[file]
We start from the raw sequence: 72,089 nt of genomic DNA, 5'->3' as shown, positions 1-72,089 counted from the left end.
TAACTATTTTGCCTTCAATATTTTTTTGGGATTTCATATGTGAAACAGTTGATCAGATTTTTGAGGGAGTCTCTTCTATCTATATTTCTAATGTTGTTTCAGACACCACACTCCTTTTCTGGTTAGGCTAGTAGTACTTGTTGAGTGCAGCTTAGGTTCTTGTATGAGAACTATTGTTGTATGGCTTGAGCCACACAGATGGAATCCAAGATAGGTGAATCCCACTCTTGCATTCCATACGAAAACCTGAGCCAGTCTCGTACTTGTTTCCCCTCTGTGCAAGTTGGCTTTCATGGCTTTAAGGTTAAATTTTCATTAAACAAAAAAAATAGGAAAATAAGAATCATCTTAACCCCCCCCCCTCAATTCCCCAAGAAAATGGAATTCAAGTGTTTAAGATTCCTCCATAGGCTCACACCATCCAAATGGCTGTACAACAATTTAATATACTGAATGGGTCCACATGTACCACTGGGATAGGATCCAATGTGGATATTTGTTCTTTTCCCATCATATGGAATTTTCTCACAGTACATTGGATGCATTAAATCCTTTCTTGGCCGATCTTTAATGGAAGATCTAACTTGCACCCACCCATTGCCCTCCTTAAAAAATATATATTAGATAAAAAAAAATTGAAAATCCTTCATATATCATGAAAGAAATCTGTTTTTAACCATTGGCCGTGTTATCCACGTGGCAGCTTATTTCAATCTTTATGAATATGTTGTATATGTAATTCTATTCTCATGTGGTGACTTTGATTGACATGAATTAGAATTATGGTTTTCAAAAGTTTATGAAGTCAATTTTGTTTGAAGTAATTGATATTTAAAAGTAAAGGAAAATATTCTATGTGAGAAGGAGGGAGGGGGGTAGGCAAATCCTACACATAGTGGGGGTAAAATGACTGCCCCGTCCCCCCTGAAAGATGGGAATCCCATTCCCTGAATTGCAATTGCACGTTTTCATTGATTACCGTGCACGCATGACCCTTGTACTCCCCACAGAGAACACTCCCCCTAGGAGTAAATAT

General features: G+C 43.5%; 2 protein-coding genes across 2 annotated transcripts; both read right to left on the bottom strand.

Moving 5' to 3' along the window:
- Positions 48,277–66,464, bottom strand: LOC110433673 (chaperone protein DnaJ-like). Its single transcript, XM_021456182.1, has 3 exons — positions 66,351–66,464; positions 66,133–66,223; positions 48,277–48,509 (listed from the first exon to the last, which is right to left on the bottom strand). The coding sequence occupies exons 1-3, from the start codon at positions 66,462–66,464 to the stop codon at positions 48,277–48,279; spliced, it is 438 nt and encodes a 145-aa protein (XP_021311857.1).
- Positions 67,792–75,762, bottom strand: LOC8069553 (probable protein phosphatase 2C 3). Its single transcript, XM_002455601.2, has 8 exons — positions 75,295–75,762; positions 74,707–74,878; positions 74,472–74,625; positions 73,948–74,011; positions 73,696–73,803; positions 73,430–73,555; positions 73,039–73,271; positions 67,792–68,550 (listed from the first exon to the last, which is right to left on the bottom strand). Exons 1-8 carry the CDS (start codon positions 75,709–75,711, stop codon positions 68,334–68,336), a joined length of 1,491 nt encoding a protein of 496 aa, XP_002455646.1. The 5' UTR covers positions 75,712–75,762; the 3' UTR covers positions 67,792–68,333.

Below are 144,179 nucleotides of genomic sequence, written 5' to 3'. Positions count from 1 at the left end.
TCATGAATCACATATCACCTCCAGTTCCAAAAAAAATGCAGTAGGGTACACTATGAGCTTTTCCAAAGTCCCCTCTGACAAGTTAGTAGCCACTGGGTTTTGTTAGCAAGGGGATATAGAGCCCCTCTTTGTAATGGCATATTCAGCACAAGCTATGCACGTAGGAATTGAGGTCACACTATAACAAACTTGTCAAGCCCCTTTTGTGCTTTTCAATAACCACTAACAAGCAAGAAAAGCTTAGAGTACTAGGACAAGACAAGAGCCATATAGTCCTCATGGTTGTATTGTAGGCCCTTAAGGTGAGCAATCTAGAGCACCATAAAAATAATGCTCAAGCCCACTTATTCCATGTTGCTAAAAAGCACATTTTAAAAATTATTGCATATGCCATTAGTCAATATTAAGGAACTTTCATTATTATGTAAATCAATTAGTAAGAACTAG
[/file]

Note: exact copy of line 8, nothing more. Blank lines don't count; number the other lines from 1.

TCATGAATCACATATCACCTCCAGTTCCAAAAAAAATGCAGTAGGGTACACTATGAGCTTTTCCAAAGTCCCCTCTGACAAGTTAGTAGCCACTGGGTTTTGTTAGCAAGGGGATATAGAGCCCCTCTTTGTAATGGCATATTCAGCACAAGCTATGCACGTAGGAATTGAGGTCACACTATAACAAACTTGTCAAGCCCCTTTTGTGCTTTTCAATAACCACTAACAAGCAAGAAAAGCTTAGAGTACTAGGACAAGACAAGAGCCATATAGTCCTCATGGTTGTATTGTAGGCCCTTAAGGTGAGCAATCTAGAGCACCATAAAAATAATGCTCAAGCCCACTTATTCCATGTTGCTAAAAAGCACATTTTAAAAATTATTGCATATGCCATTAGTCAATATTAAGGAACTTTCATTATTATGTAAATCAATTAGTAAGAACTAG